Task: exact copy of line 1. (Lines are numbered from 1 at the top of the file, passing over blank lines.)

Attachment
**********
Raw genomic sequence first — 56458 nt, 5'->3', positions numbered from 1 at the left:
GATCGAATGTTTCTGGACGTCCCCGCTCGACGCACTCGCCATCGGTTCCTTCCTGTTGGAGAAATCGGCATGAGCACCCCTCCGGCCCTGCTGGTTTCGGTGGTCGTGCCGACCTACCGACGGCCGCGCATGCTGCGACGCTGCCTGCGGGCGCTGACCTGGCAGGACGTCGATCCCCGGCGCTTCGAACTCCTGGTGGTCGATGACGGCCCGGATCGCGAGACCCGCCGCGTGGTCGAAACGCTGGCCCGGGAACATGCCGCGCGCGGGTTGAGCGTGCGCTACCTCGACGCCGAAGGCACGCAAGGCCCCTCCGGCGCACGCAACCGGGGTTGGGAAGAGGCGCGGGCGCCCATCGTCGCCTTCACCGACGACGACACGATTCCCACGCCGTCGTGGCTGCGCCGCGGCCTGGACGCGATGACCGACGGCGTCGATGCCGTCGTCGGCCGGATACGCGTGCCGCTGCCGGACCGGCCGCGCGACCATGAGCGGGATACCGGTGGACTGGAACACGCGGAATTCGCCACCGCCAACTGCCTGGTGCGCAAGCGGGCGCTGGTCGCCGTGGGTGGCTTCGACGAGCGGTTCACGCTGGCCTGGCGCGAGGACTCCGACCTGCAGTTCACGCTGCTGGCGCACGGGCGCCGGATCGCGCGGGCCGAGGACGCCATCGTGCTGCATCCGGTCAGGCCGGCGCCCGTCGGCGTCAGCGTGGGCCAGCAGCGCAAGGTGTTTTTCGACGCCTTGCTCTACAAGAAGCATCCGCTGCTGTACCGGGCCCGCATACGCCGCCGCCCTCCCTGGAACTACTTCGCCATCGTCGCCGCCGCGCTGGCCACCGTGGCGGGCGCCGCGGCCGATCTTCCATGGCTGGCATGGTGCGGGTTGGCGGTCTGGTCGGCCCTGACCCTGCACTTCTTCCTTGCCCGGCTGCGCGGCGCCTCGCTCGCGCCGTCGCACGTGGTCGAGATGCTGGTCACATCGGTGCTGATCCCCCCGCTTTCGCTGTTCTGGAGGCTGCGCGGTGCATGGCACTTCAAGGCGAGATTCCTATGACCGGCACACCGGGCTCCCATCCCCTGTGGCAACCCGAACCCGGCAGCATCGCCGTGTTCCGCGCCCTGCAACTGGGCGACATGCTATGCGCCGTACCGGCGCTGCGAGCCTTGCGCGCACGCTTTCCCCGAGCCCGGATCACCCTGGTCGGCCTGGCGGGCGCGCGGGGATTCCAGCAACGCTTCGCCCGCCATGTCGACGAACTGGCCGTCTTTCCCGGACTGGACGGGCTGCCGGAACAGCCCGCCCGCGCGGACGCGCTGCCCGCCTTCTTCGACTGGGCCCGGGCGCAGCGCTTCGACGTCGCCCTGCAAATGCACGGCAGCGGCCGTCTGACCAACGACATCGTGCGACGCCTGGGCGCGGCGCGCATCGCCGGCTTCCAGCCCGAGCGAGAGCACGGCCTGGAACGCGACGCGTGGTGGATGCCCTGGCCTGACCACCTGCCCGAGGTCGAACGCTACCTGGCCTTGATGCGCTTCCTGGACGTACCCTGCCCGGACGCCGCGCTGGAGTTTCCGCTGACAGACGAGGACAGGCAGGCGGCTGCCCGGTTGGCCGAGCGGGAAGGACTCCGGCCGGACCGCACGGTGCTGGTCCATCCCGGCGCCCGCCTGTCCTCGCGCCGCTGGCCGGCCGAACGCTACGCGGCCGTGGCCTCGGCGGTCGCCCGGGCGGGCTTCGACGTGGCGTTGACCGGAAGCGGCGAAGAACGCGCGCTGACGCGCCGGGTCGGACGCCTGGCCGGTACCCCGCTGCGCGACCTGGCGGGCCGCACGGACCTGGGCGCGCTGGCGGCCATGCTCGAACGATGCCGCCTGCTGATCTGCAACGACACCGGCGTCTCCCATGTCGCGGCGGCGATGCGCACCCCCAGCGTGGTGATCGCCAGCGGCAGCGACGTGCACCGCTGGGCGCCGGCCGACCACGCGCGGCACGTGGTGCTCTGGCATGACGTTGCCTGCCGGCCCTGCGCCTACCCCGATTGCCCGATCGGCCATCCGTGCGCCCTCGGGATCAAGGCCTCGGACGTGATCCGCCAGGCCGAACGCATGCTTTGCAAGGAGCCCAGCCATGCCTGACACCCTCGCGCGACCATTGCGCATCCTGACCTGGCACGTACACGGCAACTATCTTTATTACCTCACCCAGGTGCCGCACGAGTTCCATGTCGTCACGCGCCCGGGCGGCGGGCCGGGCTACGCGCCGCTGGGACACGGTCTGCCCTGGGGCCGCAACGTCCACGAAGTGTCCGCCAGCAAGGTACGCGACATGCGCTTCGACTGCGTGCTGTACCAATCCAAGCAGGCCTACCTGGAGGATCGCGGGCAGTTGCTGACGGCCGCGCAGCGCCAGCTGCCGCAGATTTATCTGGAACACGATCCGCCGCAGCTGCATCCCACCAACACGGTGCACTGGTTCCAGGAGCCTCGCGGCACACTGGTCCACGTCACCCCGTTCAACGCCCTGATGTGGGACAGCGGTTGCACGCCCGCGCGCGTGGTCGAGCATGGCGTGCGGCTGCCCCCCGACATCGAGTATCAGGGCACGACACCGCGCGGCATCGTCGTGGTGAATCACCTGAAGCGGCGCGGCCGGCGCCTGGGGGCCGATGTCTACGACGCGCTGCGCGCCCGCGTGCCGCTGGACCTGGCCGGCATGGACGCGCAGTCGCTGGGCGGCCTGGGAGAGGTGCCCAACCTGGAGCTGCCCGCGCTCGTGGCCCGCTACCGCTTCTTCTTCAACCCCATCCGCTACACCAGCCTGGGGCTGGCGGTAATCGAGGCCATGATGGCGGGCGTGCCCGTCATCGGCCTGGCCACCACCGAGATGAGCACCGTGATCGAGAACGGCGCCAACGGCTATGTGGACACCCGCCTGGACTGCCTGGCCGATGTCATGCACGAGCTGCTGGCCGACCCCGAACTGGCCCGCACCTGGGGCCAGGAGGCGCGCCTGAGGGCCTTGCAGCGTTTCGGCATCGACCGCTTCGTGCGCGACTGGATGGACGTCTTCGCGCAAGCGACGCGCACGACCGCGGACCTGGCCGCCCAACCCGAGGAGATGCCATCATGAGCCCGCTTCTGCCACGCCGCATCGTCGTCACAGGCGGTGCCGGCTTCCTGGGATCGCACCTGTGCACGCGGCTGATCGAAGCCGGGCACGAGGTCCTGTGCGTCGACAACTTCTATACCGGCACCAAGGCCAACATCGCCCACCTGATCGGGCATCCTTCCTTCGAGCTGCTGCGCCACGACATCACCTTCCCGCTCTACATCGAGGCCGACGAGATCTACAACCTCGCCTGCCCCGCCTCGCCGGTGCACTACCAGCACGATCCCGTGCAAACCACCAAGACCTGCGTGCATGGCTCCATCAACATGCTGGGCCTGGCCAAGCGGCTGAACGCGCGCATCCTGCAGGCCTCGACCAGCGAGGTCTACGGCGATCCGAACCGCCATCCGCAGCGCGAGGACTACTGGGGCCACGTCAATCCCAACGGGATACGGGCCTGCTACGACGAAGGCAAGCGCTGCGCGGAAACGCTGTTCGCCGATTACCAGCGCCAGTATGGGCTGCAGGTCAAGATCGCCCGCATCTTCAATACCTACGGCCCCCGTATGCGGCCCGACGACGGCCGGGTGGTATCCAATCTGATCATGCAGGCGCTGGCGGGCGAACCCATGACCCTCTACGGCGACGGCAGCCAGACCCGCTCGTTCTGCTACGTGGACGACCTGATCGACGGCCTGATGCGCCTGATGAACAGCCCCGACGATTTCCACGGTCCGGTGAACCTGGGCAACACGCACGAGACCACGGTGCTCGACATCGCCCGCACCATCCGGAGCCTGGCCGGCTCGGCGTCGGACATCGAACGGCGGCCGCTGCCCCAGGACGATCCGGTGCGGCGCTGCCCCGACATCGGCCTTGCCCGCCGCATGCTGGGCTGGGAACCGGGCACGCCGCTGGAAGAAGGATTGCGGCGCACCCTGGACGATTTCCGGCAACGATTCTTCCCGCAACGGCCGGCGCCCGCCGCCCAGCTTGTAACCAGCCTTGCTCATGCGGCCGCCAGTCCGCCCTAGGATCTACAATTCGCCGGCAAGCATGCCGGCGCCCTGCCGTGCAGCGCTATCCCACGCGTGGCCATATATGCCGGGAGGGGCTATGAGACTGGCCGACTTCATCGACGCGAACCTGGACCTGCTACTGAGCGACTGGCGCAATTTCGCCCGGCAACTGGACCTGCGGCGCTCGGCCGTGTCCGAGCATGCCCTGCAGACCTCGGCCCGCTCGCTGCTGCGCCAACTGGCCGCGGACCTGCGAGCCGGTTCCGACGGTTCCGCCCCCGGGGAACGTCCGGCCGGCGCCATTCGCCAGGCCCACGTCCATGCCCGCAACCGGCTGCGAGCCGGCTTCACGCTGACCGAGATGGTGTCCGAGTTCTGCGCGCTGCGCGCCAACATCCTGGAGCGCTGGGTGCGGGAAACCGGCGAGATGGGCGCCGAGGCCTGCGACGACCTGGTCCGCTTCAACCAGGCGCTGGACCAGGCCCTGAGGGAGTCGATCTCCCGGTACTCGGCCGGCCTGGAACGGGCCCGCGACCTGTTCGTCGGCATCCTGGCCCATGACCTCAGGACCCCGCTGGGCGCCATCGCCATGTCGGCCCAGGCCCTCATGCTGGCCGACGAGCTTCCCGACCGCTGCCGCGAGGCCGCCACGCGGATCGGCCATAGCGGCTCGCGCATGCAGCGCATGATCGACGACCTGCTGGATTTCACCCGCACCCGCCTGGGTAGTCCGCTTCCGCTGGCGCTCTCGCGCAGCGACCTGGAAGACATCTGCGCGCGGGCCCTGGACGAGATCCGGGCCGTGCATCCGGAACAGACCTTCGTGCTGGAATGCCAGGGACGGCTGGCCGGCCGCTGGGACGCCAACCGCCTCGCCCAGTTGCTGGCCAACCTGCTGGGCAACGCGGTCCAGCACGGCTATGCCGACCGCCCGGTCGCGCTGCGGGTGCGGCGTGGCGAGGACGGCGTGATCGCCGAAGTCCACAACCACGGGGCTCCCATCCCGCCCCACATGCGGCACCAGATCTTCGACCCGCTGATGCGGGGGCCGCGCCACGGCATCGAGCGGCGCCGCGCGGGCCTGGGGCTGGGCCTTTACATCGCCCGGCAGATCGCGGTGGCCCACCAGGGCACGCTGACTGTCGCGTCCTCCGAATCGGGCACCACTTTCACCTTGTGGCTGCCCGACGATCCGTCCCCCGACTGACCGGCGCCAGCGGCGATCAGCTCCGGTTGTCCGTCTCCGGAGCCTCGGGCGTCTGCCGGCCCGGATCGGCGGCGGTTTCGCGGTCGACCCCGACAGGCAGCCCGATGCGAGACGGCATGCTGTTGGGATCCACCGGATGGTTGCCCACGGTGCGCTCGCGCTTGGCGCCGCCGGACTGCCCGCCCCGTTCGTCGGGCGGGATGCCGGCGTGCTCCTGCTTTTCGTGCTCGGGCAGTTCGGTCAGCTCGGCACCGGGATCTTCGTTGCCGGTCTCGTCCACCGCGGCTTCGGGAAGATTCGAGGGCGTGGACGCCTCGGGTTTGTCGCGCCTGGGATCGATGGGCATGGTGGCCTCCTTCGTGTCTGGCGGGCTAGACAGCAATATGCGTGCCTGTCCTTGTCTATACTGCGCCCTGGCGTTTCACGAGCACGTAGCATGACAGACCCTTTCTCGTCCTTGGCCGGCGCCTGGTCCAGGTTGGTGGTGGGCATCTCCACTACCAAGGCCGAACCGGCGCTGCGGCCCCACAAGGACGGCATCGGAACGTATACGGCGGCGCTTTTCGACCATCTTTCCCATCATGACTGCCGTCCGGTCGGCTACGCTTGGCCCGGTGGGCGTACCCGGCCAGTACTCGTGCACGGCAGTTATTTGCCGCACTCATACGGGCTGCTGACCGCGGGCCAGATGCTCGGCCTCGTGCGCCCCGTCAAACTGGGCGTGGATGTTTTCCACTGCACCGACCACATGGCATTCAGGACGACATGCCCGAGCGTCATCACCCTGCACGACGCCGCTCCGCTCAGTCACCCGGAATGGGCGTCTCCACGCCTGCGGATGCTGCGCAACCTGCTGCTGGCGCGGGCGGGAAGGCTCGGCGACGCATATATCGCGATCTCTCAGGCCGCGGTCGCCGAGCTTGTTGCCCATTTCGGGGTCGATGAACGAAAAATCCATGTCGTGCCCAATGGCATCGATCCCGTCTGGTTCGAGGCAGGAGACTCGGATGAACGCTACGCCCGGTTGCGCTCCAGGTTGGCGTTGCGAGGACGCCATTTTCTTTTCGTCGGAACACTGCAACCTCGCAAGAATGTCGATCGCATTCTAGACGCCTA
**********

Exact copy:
Raw genomic sequence first — 56458 nt, 5'->3', positions numbered from 1 at the left: